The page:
A few weeks ago, Ali Sweeney went to her dermatologist for a routine visit. As she and her doctor were chatting, Sweeney mentioned in passing that a pesky bump had recently appeared on her nose. It just looked like a pimple, she explained, but it wouldn't go away. To Sweeney's surprise, her doctor was immediately concerned.
After having the bump biopsied, the Days of Our Lives star got a call from her doctor: It was skin cancer.
"It was really alarming. My doctor explained that it had been hiding underneath the surface for awhile," Sweeney, 42, tells Health. "Seeing something appear on your skin isn't at all to say that it's brand new, and learning that was a big wake-up call for me."
The type of skin cancer Sweeney had is called basal cell carcinoma, meaning it starts in the basal cells, which line the epidermis (the outer layer of skin). Basal cell carcinoma is the most common form of skin cancer, according to the Skin Cancer Foundation, with more than 4 million cases diagnosed each year in the US. It’s typically found in those with fair skin, blonde or red hair, and green, blue, or gray eyes (like Sweeney).
Fortunately, basal cell carcinoma is generally the least dangerous of the of skin cancer (the other two are melanoma and squamous cell carcinoma), and it rarely metastasizes.
So, I just got off the phone with my dermatologist. Kind of a bummer, but turns out I need to have a small bump removed from my nose that came up positive for skin cancer. She assured me that we caught it early and I just wanted to share her advice: Check your skin for any noticeable changes and ask your doctor about it!! Even if it seems like nothing, let an expert decide. Early detection of skin cancer gives you the greatest chance for successful skin cancer treatment, and prevents it from developing into something more complicated. And of course – use sunscreen (which I do!!). ☀️ #advice #sunscreen #skincancerawareness #sun #outdoorliving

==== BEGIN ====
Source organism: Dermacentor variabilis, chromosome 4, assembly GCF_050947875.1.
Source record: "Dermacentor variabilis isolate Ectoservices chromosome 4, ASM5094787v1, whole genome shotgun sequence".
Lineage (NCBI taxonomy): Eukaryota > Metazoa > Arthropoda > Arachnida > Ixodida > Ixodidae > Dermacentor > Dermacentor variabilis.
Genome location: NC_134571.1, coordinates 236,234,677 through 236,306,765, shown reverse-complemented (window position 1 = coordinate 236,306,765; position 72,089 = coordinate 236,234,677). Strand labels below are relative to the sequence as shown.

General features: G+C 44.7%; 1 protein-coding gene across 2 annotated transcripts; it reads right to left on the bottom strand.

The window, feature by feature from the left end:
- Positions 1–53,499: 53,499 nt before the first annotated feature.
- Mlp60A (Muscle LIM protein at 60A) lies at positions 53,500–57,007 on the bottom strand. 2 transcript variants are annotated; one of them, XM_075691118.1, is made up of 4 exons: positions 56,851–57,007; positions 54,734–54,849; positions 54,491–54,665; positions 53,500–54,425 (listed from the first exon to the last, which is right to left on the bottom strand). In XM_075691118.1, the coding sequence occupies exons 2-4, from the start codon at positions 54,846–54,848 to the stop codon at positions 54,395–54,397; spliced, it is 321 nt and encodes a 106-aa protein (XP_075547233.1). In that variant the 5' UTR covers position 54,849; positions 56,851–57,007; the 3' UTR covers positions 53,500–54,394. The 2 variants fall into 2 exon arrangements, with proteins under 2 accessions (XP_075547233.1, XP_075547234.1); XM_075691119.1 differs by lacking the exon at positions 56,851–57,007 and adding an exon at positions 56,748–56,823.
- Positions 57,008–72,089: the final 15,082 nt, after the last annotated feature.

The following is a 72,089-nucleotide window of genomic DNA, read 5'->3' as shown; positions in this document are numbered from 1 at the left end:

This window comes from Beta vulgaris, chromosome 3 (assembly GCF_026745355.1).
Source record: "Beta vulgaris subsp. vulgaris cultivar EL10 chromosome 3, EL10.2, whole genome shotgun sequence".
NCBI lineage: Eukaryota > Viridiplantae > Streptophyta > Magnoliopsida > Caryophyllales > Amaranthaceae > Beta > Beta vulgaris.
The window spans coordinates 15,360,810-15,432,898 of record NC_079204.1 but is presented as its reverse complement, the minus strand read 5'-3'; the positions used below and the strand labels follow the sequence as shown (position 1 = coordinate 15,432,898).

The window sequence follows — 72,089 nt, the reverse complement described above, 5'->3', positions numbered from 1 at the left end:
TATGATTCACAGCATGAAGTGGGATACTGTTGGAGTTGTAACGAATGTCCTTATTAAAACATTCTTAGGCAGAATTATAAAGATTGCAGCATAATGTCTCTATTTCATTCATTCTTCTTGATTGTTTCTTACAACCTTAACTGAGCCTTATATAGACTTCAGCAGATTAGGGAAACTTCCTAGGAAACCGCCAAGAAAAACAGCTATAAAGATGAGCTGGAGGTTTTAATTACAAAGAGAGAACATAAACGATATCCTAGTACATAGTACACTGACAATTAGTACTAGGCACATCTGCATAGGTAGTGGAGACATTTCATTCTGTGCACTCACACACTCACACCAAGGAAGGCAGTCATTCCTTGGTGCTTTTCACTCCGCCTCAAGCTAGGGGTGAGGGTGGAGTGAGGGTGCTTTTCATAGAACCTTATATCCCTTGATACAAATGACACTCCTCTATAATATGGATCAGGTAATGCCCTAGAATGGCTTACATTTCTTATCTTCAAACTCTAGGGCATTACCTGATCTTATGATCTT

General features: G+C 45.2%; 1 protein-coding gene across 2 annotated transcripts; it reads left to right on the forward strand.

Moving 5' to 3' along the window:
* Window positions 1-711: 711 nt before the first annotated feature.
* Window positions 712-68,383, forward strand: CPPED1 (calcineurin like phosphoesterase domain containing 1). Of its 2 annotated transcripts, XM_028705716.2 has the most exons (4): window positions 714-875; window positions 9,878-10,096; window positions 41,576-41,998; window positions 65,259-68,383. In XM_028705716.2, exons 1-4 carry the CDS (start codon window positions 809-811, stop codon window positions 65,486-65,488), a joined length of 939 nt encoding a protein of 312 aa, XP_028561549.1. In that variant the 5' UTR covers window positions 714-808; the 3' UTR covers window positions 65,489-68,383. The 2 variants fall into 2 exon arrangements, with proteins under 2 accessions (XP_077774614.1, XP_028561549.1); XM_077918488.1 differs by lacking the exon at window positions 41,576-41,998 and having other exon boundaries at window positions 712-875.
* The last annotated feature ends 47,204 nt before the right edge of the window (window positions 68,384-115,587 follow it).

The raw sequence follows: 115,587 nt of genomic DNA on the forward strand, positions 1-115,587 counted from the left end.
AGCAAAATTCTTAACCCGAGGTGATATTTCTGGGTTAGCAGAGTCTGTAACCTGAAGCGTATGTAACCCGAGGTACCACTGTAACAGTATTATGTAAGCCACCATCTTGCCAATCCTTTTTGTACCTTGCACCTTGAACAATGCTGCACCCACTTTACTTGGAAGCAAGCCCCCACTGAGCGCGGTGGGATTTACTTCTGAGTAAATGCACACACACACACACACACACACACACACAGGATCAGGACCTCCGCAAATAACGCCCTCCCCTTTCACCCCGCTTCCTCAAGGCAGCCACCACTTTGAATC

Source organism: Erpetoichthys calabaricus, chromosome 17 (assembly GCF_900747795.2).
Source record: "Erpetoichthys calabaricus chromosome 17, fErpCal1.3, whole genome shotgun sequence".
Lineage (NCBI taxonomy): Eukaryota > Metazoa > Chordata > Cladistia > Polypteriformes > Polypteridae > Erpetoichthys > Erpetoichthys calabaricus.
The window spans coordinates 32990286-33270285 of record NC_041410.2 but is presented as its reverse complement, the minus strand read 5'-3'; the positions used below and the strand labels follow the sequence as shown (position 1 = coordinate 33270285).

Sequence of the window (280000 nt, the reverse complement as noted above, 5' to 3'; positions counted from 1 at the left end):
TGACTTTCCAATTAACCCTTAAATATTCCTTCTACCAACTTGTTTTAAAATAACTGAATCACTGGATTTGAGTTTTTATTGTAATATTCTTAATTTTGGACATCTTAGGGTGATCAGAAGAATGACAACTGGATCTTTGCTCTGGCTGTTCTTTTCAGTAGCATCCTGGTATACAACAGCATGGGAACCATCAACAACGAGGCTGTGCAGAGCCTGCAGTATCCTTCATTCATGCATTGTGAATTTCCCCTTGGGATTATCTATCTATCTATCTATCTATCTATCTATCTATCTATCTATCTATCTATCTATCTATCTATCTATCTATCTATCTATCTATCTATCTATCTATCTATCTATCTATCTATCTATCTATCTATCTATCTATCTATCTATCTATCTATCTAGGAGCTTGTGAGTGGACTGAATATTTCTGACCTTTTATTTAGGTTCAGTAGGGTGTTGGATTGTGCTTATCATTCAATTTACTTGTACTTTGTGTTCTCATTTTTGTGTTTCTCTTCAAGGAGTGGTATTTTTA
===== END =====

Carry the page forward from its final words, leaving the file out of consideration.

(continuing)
To treat the cancer, Sweeney had Mohs surgery, a procedure that has a surgeon first remove the visible spot and then takes away the surrounding tissue layer by layer. The surgeon examines each layer under a microscope to check for cancerous cells. The surgeon will repeat this until all cancer cells have been removed.
"My doctor said it was a bit tricky to get it all out, and that really hit home for me," Sweeney says, "but he's confident that he was able to."
Doctors have always told her that needs to be vigilant about checking for skin changes, she continues, because she has fair skin and her mother also had skin cancer. She always tried to do just that, but she was on the lookout for larger, darker marks and moles. She didn't realize that a small, pink, zit-like bump could be cause for concern.
"My doctor suggested that you check your whole body once a week when you get out of the shower for any changes at all on your skin," she says. "Make an appointment with yourself. Make it a priority."
As she said in an Instagram post about her diagnosis last month, "Even if it seems like nothing, let an expert decide. Early detection of skin cancer gives you the greatest chance for successful skin cancer treatment, and prevents it from developing into something more complicated."
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